Social | August 8, 2019
Why The Latest Facebook Business Page Posts Are a Sham.
Have you fallen victim to the latest marketing technique trawling Facebook's business pages? Maybe you've seen an influx of invites to like business pages, but you don't know why?
In 12 hours, we have seen the same “clickbait” post sweep so many business pages, and whilst it may have been a great marketing ploy, the countless notifications are beginning to annoy users.
What is it?
If you’re yet to experience the trend, count yourself lucky, but I expect it’ll make its way to you soon.
Small business owners that utilise Facebook Business Pages to connect with their audience, offer online booking services and the like are posting what appears to be a brilliant marketing ploy to encourage their followers to invite all of their Facebook friends to like their page. Yes, you read that correctly, all of them. Now, in the ten-or-so years that I have been active on Facebook, I have built up over 2,000 Facebook friends. Imagine the same number of invites being sent out by five people, and the ratio of people to actually hit “like” from the mammoth 10,000 invites.
It’s a great tactic.
But it’s quickly developed into an increasingly annoying one too. And as most trends go, those joining the bandwagon later than others won’t get similar results, and they definitely stand to leave a negative connotation in the invited user’s mind.
You called it a sham, why’s that?
Let’s list them, shall we? (I love a list!)
- It’s a trend. Not a genuine call for help from your local small business.
- It’s emotional blackmail.
- It’s full of tall tales.
- The solution requested doesn’t help the issue of you not seeing their content.
- It was probably thought up by a semi-desperate social media manager…
It’s true, Facebook has altered its algorithm to put more of a focus on meaningful content, but this algorithmic change doesn’t exclusively block out business pages, – it simply means their content needs to change. Start meaningful conversations, share helpful and resourceful information, take advantage of video, and get to know when your audience is online; the more engagement your posts drum up, the more people will see them.
Understandably, small business owners may shy away from sponsored posts and Facebook Advertising, simply because it’s considered a money burner. But with considerably much lower costs-per-users and costs-per-conversions than Google Ads, it’s a quick-win for more attention on particular content posted. Have an event coming up? Raise awareness! Offering a discount to new customers? Share it! There are easier and much-less soliciting ways to get more eyes onto a business.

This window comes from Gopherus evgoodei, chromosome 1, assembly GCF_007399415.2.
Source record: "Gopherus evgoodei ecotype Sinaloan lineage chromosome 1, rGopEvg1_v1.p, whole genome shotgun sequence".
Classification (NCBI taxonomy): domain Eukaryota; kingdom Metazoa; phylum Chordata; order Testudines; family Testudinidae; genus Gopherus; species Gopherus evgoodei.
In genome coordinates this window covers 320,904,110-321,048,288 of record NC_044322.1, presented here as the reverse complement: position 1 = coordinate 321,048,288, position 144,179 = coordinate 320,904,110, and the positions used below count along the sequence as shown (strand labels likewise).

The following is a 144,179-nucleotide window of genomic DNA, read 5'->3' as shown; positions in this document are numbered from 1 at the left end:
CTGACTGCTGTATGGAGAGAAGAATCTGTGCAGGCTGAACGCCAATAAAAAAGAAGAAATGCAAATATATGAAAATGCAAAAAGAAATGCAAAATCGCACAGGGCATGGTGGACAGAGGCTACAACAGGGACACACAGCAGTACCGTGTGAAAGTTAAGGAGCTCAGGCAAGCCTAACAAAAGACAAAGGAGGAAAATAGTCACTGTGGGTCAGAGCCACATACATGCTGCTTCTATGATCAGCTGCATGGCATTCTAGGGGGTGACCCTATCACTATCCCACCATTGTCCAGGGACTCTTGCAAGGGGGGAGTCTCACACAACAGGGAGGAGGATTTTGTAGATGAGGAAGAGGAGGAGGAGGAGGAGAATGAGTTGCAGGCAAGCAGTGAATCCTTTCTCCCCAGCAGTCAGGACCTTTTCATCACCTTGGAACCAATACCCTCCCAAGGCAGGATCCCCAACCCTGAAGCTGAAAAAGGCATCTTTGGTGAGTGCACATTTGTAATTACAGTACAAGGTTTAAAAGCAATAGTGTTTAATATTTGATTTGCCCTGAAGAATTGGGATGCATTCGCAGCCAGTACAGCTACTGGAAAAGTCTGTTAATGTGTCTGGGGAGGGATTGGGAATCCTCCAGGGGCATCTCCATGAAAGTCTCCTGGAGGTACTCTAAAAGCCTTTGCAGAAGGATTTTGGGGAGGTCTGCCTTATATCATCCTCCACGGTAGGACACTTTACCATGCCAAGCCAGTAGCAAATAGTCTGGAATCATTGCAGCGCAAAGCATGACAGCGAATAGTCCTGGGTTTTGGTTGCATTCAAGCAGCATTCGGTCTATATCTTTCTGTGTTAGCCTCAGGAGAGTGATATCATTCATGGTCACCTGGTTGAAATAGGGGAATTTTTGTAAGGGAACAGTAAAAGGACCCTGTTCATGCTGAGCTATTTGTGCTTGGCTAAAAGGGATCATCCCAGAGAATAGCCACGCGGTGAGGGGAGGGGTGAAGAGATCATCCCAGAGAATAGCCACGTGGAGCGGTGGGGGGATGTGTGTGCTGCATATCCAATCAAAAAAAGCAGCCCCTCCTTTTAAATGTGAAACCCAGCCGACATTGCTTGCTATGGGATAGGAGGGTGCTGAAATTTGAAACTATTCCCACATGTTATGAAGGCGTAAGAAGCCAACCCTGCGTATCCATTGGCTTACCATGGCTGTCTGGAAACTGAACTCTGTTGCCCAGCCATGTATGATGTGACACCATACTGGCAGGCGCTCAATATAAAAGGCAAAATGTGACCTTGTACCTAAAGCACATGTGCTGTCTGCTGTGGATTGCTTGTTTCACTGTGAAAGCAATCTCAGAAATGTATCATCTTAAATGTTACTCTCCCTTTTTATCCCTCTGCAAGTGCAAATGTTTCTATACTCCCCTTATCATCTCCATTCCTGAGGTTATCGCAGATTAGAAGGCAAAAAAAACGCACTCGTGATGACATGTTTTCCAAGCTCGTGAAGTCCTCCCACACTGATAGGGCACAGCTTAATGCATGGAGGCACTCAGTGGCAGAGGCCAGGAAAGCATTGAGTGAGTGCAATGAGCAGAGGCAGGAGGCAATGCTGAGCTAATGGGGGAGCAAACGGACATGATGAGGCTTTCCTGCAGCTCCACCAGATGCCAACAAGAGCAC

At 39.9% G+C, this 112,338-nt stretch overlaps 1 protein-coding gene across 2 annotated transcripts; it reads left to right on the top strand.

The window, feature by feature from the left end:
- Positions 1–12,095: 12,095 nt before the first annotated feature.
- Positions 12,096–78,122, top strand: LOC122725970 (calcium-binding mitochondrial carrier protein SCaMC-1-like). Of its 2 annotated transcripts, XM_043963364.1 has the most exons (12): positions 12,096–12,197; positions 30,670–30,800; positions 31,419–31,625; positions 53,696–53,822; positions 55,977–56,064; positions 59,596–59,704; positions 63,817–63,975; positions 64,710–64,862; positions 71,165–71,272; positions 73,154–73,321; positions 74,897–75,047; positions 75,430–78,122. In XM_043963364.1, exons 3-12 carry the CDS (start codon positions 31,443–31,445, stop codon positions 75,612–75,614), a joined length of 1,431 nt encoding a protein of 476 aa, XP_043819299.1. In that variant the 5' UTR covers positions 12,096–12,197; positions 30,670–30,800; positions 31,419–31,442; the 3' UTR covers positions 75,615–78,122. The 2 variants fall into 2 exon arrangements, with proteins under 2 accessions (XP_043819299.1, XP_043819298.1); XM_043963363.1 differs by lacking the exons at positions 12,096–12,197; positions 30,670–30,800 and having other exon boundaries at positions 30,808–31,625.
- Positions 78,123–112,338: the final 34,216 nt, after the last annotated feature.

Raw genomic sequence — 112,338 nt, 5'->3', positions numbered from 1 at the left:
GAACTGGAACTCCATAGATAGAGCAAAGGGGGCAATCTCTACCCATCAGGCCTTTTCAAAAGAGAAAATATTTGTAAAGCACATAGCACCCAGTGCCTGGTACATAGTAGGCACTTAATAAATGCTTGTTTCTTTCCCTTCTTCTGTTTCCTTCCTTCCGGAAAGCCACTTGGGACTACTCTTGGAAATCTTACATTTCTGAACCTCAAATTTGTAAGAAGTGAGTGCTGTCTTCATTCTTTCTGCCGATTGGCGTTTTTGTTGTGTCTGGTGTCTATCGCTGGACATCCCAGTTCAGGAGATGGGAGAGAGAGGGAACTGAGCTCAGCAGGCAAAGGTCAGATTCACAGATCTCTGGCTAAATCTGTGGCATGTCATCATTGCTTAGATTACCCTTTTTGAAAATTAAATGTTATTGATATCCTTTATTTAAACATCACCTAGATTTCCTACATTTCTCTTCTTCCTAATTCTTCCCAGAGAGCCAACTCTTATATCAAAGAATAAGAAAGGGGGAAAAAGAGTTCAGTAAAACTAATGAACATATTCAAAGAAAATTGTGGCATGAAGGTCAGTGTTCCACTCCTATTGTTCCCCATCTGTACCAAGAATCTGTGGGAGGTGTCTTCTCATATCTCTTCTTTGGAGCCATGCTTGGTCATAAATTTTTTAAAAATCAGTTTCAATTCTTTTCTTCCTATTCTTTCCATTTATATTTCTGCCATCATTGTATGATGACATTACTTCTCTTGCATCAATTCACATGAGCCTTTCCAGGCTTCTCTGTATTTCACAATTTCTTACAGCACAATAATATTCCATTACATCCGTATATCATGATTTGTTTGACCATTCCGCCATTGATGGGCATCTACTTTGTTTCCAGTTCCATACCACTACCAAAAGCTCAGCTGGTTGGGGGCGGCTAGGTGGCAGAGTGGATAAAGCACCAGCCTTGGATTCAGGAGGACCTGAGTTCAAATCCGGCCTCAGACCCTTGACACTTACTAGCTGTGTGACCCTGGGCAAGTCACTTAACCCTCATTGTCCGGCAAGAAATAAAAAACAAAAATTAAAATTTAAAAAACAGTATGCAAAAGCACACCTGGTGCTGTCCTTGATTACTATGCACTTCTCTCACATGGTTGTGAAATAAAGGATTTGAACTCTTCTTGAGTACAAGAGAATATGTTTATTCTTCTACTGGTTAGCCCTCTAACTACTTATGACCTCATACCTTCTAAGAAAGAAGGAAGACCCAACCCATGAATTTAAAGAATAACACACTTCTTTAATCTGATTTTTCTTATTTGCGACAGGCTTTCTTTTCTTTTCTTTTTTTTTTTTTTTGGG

But what grinds my gears most, is that the help they are requesting (i.e. to invite your entire friend list to join their community) doesn’t alleviate the problem highlighted,
“Facebook/Instagram are hampering you seeing our content unless we pay.”
A solution that addressed the problem would have been to ask their followers to engage with X amount of their most recent posts to indicate to Facebook that the user is interested in seeing what the business page is posting. What this post is doing instead, is duping users into inviting if not thousands, but hundreds, of people to like a business page, essentially doing the hard work of building a community for them.
Is it really a sham? It appears to be working!
100%. A bigger community doesn’t mean an engaged community, and neither will it help a business to truly understand their audience. You’re right, those who jumped on the bandwagon early may have experienced an increase in likes, and their recent posts will be visible on new follower feeds for a short time, but if the new follower doesn’t engage with any of the posts shared by the business page, it will soon disappear from their homepage.
Albeit the same issues will continue to exist; that nobody is seeing their content, and unless the ratio of engagement increases alongside the number of new followers, their statistics will appear dismal.
For me, the consequences of building a fake community over an engaged one outweigh the buzz from a spike in new followers.